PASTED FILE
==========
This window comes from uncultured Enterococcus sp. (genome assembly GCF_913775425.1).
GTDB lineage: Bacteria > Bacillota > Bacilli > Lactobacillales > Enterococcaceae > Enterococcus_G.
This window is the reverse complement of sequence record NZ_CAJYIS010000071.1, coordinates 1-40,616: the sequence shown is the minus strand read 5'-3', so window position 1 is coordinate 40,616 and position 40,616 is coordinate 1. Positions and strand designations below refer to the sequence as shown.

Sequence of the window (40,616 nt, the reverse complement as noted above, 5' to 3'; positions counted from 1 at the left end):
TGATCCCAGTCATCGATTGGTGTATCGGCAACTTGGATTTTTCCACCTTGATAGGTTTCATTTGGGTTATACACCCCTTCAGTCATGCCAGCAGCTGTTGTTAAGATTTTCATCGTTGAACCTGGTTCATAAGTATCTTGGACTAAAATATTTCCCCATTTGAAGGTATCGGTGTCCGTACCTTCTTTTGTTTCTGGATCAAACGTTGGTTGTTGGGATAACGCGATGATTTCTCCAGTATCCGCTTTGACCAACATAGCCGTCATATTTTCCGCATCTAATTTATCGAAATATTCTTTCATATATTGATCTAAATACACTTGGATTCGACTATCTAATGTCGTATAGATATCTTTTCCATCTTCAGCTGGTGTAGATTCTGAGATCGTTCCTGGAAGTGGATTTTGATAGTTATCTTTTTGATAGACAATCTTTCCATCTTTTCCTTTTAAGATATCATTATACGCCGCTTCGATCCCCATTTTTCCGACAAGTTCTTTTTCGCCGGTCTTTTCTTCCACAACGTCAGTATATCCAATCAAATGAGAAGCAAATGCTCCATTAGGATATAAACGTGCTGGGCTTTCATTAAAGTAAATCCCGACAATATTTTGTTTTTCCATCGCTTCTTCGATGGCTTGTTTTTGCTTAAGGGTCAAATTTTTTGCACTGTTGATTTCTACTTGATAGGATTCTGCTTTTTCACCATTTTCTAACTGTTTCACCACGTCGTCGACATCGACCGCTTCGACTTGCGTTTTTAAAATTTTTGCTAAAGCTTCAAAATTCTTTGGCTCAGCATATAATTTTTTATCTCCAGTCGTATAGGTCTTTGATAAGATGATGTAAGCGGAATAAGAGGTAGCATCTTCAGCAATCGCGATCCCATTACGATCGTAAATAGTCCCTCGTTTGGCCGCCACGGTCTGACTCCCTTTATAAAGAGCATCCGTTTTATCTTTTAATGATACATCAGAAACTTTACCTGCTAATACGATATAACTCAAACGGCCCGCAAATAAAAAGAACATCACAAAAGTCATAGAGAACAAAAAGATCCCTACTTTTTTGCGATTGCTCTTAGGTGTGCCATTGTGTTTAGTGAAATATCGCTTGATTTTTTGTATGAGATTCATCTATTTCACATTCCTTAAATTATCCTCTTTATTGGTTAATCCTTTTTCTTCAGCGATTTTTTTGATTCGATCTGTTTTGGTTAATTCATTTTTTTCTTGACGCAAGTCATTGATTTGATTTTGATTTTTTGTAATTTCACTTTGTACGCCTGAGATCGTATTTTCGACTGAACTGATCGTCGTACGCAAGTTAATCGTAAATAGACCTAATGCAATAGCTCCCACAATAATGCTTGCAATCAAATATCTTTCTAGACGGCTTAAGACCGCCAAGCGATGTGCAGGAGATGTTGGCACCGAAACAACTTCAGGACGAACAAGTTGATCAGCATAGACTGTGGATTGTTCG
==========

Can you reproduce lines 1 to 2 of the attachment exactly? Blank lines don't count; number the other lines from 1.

This window comes from uncultured Enterococcus sp. (genome assembly GCF_913775425.1).
GTDB lineage: Bacteria > Bacillota > Bacilli > Lactobacillales > Enterococcaceae > Enterococcus_G.